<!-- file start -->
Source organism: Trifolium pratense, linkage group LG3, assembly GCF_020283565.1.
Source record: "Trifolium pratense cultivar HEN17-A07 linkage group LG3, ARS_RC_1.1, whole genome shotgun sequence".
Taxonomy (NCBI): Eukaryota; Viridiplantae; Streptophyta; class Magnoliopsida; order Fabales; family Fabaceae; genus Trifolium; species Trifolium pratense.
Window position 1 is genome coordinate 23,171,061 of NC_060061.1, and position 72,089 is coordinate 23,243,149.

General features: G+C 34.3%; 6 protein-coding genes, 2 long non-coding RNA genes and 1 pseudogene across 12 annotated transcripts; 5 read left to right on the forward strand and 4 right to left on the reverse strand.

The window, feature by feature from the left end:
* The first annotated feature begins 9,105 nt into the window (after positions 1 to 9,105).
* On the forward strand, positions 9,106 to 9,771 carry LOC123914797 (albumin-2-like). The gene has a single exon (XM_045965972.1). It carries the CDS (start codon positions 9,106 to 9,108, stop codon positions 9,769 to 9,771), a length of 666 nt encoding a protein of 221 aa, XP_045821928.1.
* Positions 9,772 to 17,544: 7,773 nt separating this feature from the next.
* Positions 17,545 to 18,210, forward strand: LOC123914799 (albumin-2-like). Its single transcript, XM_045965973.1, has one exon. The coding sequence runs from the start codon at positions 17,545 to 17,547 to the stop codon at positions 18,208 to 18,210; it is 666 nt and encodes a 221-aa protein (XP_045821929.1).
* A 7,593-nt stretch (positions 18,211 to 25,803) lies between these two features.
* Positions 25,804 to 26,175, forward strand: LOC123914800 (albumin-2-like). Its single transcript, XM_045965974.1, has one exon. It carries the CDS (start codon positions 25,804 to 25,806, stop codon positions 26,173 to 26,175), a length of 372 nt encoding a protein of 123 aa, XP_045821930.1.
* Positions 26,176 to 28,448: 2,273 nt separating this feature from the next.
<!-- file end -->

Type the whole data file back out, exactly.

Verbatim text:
Source organism: Trifolium pratense, linkage group LG3, assembly GCF_020283565.1.
Source record: "Trifolium pratense cultivar HEN17-A07 linkage group LG3, ARS_RC_1.1, whole genome shotgun sequence".
Taxonomy (NCBI): Eukaryota; Viridiplantae; Streptophyta; class Magnoliopsida; order Fabales; family Fabaceae; genus Trifolium; species Trifolium pratense.
Window position 1 is genome coordinate 23,171,061 of NC_060061.1, and position 72,089 is coordinate 23,243,149.

General features: G+C 34.3%; 6 protein-coding genes, 2 long non-coding RNA genes and 1 pseudogene across 12 annotated transcripts; 5 read left to right on the forward strand and 4 right to left on the reverse strand.

The window, feature by feature from the left end:
* The first annotated feature begins 9,105 nt into the window (after positions 1 to 9,105).
* On the forward strand, positions 9,106 to 9,771 carry LOC123914797 (albumin-2-like). The gene has a single exon (XM_045965972.1). It carries the CDS (start codon positions 9,106 to 9,108, stop codon positions 9,769 to 9,771), a length of 666 nt encoding a protein of 221 aa, XP_045821928.1.
* Positions 9,772 to 17,544: 7,773 nt separating this feature from the next.
* Positions 17,545 to 18,210, forward strand: LOC123914799 (albumin-2-like). Its single transcript, XM_045965973.1, has one exon. The coding sequence runs from the start codon at positions 17,545 to 17,547 to the stop codon at positions 18,208 to 18,210; it is 666 nt and encodes a 221-aa protein (XP_045821929.1).
* A 7,593-nt stretch (positions 18,211 to 25,803) lies between these two features.
* Positions 25,804 to 26,175, forward strand: LOC123914800 (albumin-2-like). Its single transcript, XM_045965974.1, has one exon. It carries the CDS (start codon positions 25,804 to 25,806, stop codon positions 26,173 to 26,175), a length of 372 nt encoding a protein of 123 aa, XP_045821930.1.
* Positions 26,176 to 28,448: 2,273 nt separating this feature from the next.